injustices that occurred in the name of The Market-Does-It-
All dogma.

Were does Eritrea stand in all the dynamics of the
reorganization of the global economy? How was it affected?
If so, how did it cope with those challenges?
Given the time Eritrea came into being, it is not easy to
answer those questions except to point out that Eritrea has
shown its capacity to creatively face multifaceted
challenges whose real sources are less tractable. However,
it is not improbable that forces behind economic
fundamentalism had cast their shadows during their receding

Eritrea as an independent state came into being at the
crossroads of these enormous global realignments. To many,
its emergence was an unexpected occurrence, yet there was
virtually nothing in terms of infrastructure or ordinary
state functions. The process of nation building has to
start from scratch. Hence, it is hard to come with valid
arguments that make sense as to how the economy was to be
restructured or the civil service to be dramatically
slashed or public enterprises to be privatized wholesale.
In these regard, Eritrea didn't have hospitals ready for
the auctioning block, schools with too many teachers to be
laid off en mass or water-treating plants to be privatized

Yet, one cannot argue that this working nation doesn’t have
a working class, at least in its more generalized form. The
retired railroad workers who initiated the reconstruction
of the Eritrean railway system in the mid-nineties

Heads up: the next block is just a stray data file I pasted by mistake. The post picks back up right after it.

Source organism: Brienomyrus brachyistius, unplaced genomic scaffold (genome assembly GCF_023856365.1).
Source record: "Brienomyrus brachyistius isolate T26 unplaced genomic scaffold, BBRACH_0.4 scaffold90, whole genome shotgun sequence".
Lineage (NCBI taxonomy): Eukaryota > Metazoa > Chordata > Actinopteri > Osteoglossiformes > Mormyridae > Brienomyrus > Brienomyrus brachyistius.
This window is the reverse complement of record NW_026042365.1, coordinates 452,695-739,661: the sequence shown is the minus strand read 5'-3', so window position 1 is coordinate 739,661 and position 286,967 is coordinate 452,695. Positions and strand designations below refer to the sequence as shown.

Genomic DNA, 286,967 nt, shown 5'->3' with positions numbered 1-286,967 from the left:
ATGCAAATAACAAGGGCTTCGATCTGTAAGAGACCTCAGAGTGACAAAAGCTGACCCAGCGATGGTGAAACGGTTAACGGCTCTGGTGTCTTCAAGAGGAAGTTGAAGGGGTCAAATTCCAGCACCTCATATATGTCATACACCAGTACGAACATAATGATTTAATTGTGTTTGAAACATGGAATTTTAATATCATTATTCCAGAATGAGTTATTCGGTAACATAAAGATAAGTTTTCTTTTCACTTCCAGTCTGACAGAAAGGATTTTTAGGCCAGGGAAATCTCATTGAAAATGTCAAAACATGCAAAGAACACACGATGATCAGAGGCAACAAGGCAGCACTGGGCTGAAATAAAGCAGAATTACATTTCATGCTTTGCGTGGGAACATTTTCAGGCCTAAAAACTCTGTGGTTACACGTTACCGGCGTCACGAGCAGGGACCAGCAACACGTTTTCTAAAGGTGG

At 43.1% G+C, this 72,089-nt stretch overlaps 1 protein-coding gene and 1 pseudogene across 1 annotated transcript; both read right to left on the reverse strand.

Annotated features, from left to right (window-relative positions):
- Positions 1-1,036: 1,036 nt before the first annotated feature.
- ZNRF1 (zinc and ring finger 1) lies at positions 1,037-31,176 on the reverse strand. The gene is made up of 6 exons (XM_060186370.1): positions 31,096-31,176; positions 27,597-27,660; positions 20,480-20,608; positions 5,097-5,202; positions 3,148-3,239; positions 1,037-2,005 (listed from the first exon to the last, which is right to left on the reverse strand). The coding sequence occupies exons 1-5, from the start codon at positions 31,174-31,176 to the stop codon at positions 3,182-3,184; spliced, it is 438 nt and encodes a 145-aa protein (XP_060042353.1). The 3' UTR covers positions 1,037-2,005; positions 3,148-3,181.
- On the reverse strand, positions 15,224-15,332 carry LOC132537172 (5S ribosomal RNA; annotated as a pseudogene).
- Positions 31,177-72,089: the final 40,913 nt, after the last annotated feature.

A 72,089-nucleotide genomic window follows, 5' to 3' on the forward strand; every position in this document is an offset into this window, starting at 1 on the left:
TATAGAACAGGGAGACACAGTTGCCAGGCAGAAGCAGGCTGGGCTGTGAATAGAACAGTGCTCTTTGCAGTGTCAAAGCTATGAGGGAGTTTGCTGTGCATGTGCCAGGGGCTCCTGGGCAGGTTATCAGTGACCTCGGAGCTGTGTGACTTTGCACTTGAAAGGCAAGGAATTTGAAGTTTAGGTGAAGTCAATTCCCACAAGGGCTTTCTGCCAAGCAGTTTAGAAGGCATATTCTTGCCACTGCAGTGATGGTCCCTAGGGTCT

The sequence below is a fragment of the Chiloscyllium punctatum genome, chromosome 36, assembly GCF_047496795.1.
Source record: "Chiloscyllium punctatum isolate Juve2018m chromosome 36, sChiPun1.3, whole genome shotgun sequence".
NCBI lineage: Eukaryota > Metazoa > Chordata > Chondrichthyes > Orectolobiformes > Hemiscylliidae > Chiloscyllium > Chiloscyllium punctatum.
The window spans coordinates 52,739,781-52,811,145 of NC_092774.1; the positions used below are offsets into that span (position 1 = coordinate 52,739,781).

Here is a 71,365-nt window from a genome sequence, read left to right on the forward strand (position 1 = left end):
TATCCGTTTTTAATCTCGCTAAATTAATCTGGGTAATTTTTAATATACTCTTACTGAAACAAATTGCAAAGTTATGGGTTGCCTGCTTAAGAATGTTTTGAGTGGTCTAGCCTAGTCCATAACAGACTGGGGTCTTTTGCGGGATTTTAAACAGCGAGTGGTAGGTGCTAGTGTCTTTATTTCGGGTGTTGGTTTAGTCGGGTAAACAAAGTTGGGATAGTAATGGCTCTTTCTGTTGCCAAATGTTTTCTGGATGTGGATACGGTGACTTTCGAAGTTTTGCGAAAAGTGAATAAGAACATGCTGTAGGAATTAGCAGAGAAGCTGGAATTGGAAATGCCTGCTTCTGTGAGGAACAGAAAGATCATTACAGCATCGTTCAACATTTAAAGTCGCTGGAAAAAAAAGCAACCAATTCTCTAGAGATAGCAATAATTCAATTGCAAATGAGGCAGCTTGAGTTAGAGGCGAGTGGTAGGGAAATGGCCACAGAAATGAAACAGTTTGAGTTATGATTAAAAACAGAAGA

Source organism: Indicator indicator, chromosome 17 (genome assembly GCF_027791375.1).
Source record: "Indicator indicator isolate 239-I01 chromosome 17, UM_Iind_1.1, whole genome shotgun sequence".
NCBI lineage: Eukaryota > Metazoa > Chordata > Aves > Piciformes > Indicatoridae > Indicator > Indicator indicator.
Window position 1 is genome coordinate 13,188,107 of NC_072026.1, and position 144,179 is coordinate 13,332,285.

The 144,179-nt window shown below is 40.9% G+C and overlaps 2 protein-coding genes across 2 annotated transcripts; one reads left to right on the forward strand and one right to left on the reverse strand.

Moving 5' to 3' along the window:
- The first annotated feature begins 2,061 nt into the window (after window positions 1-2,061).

constitute a typical example of the role workers play in
present day Eritrea. It has been a symbol of self-reliance
that characterizes Eritrea as a nation. Then, the only
alternative was the hiring of foreign contractors who when
contacted to rebuild the system asked a prize tag that
amounts to the entire budget of the state of Eritrea many
times over. Finally, under The Warsay-Yekeallo project, the
initiative of the retired railway workers came to
completion with incomparably low cost.

Unlike many misguided nations in our continent, Eritrea has
never relented from its zeal to work and self-help. In this
dynamics, there is a significant role of its workforce. At
times, there are exceptional cases that require utmost
devotion and sacrifice. As an example, during the onslaught
of the latest imposed war, the construction of the Tessenei
Bridge by Segen Construction Company is worth mentioning
here. It is an inspiring story to read how the workers put
their lives in line when they moved the equipment to the
other side of the overflowing River Gash temporarily held
back with what was then available.

Doesn't it seem an anomaly to mention a company especially
on May Day?. To start with, nothing is wrong with any
company as long as it operates legally and conscientiously.
But Segen and other similar companies have a mission beyond
the bottom line. Like the Recovered Factory Movement that
played a creative role in the devastated economy of
Argentina, Segen has also a role to play in nation

building. So is that of the cooperative movement in times
of relative stability.

As we celebrate May Day, we can give witness to the world
of the new Eritrea being built with the sweat and toil of
its sons and daughters; and also the support of its genuine
friends and partners. Eritrea is working hard to help
itself. So as we celebrate the working people across the
globe for their struggles, ingenuity and victories we
proudly see ourselves in the retired railway workers, in
the members of the EDF enrolled in the Warsay-Yekeallo
project or in the domestic workers across the Diaspora.

Workers of all nations unite!!

Wetru Awet Nehafash!

Haileab Luul Tesfai.

Toronto, Ont.